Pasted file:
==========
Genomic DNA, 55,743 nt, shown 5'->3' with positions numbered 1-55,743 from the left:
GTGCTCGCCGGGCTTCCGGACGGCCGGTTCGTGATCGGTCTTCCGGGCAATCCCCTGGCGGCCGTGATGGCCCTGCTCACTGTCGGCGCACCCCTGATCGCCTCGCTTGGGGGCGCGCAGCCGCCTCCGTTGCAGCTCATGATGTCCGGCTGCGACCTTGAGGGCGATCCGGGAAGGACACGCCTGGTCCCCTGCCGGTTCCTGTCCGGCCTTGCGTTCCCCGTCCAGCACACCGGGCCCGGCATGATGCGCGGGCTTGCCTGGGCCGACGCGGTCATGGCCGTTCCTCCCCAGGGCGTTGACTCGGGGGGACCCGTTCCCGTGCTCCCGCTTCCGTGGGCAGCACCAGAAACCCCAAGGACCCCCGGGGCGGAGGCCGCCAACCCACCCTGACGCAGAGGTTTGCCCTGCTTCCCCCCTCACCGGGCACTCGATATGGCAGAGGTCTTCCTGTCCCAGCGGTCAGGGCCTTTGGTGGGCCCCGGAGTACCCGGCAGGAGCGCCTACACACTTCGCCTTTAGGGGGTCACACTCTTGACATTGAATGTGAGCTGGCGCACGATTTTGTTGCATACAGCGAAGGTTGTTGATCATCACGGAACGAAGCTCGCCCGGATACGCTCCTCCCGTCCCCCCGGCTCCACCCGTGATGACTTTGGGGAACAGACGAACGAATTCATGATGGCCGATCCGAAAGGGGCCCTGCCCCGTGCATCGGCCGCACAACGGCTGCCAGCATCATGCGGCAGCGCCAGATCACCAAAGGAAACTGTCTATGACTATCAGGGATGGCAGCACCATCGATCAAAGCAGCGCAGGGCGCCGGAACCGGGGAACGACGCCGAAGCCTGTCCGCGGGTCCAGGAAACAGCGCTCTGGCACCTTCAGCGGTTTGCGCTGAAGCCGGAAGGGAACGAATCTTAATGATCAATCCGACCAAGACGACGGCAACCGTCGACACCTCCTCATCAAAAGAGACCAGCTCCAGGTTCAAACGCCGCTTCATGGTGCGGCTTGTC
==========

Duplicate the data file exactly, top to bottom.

Genomic DNA, 55,743 nt, shown 5'->3' with positions numbered 1-55,743 from the left:
GTGCTCGCCGGGCTTCCGGACGGCCGGTTCGTGATCGGTCTTCCGGGCAATCCCCTGGCGGCCGTGATGGCCCTGCTCACTGTCGGCGCACCCCTGATCGCCTCGCTTGGGGGCGCGCAGCCGCCTCCGTTGCAGCTCATGATGTCCGGCTGCGACCTTGAGGGCGATCCGGGAAGGACACGCCTGGTCCCCTGCCGGTTCCTGTCCGGCCTTGCGTTCCCCGTCCAGCACACCGGGCCCGGCATGATGCGCGGGCTTGCCTGGGCCGACGCGGTCATGGCCGTTCCTCCCCAGGGCGTTGACTCGGGGGGACCCGTTCCCGTGCTCCCGCTTCCGTGGGCAGCACCAGAAACCCCAAGGACCCCCGGGGCGGAGGCCGCCAACCCACCCTGACGCAGAGGTTTGCCCTGCTTCCCCCCTCACCGGGCACTCGATATGGCAGAGGTCTTCCTGTCCCAGCGGTCAGGGCCTTTGGTGGGCCCCGGAGTACCCGGCAGGAGCGCCTACACACTTCGCCTTTAGGGGGTCACACTCTTGACATTGAATGTGAGCTGGCGCACGATTTTGTTGCATACAGCGAAGGTTGTTGATCATCACGGAACGAAGCTCGCCCGGATACGCTCCTCCCGTCCCCCCGGCTCCACCCGTGATGACTTTGGGGAACAGACGAACGAATTCATGATGGCCGATCCGAAAGGGGCCCTGCCCCGTGCATCGGCCGCACAACGGCTGCCAGCATCATGCGGCAGCGCCAGATCACCAAAGGAAACTGTCTATGACTATCAGGGATGGCAGCACCATCGATCAAAGCAGCGCAGGGCGCCGGAACCGGGGAACGACGCCGAAGCCTGTCCGCGGGTCCAGGAAACAGCGCTCTGGCACCTTCAGCGGTTTGCGCTGAAGCCGGAAGGGAACGAATCTTAATGATCAATCCGACCAAGACGACGGCAACCGTCGACACCTCCTCATCAAAAGAGACCAGCTCCAGGTTCAAACGCCGCTTCATGGTGCGGCTTGTC